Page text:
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Poll: Mayor Eric Adams’ approval rating among NYC voters sinks to historic 28% low

NEW YORK — Mayor Eric Adams’ job approval rating is at a historic low as he continues to face political fallout from the migrant crisis and an FBI investigation into his campaign, according to a new poll released Wednesday.

The Quinnipiac University survey, which quizzed 1,297 registered voters in the city between Nov. 30 and this past Monday, found 58% of those polled disapprove of the job Adams is doing as the Big Apple’s chief executive. When contrasted with the 28% of voters who gave Adams’ performance a thumbs up in the analysis, that’s the lowest approval rating a mayor has scored in a Quinnipiac survey since the university started polling New Yorkers in 1996.

Prior to Adams’ polling pitfall, the worst approval rating recorded by Quinnipiac for a New York City mayor was the negative 31%-60% mark Michael Bloomberg netted in July 2003. Quinnipiac’s last poll, released this past February, gave Adams a negative 37%-43% approval, indicating his standing with voters has only since deteriorated further.

The new poll found Adams’ historically abysmal rating is being fueled by voters’ negative view of his push to enact deep city government budget cuts as well as his handling of the migrant crisis, homelessness, education and even public safety, his signature issue, with 60% of those polled disapproving of his public safety agenda. Also contributing to the unfavorable rating is voters’ poor opinion of the mayor’s personal traits, with 54% saying they do not consider him honest and trustworthy, compared to 32% who do, the poll found.

The poll includes registered Republicans, who view the Democratic mayor’s performance especially poorly. But things aren’t a lot better among registered Democrats, who gave Adams a negative 35%-49% rating, per the poll.

Quinnipiac’s damning findings come as Adams faces an FBI investigation into whether the Turkish government funneled illegal cash into his 2021 campaign’s coffers as well as an accusation of sexual assault leveled against him by a former Transit Police Department colleague.

Though Adams has not been accused of wrongdoing in the FBI probe and vehemently denies the assault claim, the two issues are impacting the way city voters view the mayor, according to Quinnipiac.

On the FBI probe front, the poll says 22% of voters believe Adams did something illegal, while 30% think he did something unethical but not illegal. Just 20% believe he did nothing wrong.

On the sexual assault that allegedly occurred in 1993, 32% of those surveyed think Adams is not being truthful in denying the incident ever happened, while 35% believe he’s telling the truth, according to the poll.

“There’s no good news for Mayor Adams in this poll. Not only are voters giving him poor grades on the job he’s doing at City Hall, their views on his character have dimmed,” said Mary Snow, a Quinnipiac University poll assistant director. “As the city faces across-the-board budget cuts while dealing with a migrant crisis, headlines about a federal investigation into the mayor’s 2021 campaign and an accusation of sexual assault leveled against him from 30 years ago are taking a toll.”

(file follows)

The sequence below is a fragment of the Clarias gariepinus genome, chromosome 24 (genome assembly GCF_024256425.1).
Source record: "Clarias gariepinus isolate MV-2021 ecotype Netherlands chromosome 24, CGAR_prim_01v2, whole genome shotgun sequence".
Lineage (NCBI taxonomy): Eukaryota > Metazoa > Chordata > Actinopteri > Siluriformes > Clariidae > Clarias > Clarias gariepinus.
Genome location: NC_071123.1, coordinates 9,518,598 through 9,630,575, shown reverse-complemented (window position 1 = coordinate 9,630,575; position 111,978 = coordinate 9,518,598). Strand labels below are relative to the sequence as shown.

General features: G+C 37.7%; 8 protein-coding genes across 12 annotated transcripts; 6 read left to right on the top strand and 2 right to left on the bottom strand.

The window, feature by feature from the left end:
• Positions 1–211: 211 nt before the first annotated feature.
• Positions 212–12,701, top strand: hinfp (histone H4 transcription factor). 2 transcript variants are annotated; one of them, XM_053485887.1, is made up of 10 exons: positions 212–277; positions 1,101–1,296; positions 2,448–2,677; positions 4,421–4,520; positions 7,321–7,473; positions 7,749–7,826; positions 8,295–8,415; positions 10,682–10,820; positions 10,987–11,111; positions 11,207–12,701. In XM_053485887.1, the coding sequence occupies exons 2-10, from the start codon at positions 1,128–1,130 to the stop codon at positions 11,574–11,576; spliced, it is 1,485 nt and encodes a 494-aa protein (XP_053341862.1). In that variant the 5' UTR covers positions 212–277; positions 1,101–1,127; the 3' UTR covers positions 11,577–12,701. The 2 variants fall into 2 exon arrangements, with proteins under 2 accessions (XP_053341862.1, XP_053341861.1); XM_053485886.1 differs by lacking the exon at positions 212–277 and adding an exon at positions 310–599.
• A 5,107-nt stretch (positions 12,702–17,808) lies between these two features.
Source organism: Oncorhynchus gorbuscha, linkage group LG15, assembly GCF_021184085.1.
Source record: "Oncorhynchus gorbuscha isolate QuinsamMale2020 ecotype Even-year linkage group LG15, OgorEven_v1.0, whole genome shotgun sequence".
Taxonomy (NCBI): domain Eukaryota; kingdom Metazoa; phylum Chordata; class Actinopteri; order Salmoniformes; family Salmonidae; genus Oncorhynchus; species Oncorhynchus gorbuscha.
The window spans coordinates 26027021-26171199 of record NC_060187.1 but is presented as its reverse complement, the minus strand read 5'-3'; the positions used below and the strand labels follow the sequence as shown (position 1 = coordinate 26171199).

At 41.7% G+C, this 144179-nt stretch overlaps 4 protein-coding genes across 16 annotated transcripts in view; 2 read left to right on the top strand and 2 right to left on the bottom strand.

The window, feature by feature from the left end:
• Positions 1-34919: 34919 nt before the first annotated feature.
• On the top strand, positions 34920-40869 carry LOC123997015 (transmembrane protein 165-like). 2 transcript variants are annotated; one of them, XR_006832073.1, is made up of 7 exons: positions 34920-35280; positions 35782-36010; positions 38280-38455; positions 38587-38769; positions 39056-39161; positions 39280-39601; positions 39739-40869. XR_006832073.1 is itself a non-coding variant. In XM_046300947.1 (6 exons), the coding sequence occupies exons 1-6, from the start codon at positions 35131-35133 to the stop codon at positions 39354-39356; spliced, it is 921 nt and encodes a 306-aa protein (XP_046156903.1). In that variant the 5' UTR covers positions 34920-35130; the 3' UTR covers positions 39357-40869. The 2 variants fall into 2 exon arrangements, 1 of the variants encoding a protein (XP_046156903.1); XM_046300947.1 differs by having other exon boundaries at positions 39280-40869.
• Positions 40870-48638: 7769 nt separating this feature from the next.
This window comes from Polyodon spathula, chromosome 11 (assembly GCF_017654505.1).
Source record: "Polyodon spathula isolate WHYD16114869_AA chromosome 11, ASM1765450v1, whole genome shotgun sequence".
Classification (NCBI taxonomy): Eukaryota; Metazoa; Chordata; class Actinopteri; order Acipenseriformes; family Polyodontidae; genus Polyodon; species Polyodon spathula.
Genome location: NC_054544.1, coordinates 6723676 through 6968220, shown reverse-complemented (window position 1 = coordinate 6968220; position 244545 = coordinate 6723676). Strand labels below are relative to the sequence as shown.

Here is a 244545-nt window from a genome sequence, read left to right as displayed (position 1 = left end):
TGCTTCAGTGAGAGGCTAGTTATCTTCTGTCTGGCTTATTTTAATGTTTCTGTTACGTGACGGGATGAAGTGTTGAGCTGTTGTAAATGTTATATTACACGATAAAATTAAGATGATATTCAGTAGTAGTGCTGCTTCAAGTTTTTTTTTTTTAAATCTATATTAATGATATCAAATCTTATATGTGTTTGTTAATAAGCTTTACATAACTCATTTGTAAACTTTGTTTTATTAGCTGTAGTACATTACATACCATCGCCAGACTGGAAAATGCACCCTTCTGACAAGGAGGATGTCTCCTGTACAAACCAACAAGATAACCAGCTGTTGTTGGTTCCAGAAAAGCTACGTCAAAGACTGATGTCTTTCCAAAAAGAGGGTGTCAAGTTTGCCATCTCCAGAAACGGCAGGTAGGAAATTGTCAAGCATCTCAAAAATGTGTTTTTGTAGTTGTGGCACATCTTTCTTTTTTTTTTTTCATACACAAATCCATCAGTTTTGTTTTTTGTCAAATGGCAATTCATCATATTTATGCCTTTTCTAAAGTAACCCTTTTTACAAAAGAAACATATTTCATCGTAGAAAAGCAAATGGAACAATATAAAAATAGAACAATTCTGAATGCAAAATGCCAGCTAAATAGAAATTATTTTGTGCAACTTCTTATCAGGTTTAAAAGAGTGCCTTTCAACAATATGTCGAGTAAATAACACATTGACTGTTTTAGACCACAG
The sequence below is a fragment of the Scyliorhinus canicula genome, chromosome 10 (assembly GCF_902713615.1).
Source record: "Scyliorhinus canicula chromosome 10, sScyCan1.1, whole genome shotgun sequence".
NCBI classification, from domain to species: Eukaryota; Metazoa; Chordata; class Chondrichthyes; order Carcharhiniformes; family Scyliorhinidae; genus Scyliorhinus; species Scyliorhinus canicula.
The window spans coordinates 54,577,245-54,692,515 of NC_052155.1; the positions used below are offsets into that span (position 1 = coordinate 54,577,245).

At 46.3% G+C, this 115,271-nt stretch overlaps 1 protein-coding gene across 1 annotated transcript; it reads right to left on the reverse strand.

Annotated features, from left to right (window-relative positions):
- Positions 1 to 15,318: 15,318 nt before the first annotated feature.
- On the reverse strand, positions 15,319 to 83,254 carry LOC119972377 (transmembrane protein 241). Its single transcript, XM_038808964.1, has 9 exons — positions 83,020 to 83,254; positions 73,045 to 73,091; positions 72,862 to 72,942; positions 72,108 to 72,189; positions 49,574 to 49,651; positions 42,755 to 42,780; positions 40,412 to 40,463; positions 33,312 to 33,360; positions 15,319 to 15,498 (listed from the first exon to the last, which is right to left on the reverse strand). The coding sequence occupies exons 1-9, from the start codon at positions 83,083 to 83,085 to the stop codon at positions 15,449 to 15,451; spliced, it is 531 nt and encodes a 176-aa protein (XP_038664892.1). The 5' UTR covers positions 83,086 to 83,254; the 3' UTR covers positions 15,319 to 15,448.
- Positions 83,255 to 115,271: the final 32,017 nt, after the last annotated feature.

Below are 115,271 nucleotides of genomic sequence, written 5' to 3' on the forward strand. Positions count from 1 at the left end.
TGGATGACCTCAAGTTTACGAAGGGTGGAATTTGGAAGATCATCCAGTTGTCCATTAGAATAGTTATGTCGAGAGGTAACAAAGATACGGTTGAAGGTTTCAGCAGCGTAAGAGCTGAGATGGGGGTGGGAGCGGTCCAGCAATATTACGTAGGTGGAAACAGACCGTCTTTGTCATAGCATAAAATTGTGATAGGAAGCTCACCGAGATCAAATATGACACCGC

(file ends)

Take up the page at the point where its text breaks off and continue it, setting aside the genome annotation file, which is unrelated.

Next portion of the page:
The rough poll for Adams comes as a growing number of progressive Democrats, including former City Comptroller Scott Stringer, are weighing launching primary challenges against the mayor in the 2025 election.

The only category of voters who gave Adams a net positive rating in the new poll was Black New Yorkers, who offered him a 48%-38% approval-disapproval ratio.

Fabien Levy, Adams’ deputy mayor of communications, sought to downplay the negative findings, saying in a statement that “incorrect polls come out every day.”

“The real numbers cannot be questioned: Crime is down, jobs are up, and we continue to deliver billions of dollars into the pockets of working people,” Levy said. Though overall major felonies in the city are down by 0.7% as compared to the same time last year, some crime categories have spiked dramatically, like grand auto larcenies, which were up by 16.8% as of this week, according to NYPD data.

“There will always be more work to do, but there is no question that this city is in a better place under Mayor Adams’ leadership,” Levy added.

Those New Yorkers polled by Quinnipiac beg to differ. Only 4% of those surveyed said they are “very satisfied” with “the way things are going in New York City today.”

Some of the worst marks Adams got in the new poll focus on his handling of the city budget and homelessness.

Just 22% of voters approve of the way Adams is overseeing city spending, while 66% disapprove, as he seeks to slash the budgets of all municipal agencies, including the NYPD. The mayor has said the belt-tightening is necessary to offset the hundreds of millions of dollars his administration is spending on housing and providing services for tens of thousands of newly arrived migrants.

On homelessness, Adams had 72% of voters disapprove of his approach to tackling it, while 22% approved. One of Adams’ key initiatives for addressing homelessness has been enacting a controversial policy to involuntarily hospitalize those deemed to be a danger to themselves.

Adams — who occasionally quips about wondering when the “hard part” of being mayor starts — isn’t convincing New Yorkers that he has the right skills for the job, either. Of those surveyed, 55% said Adams doesn’t have strong leadership qualities, while 40% told the pollsters he does.

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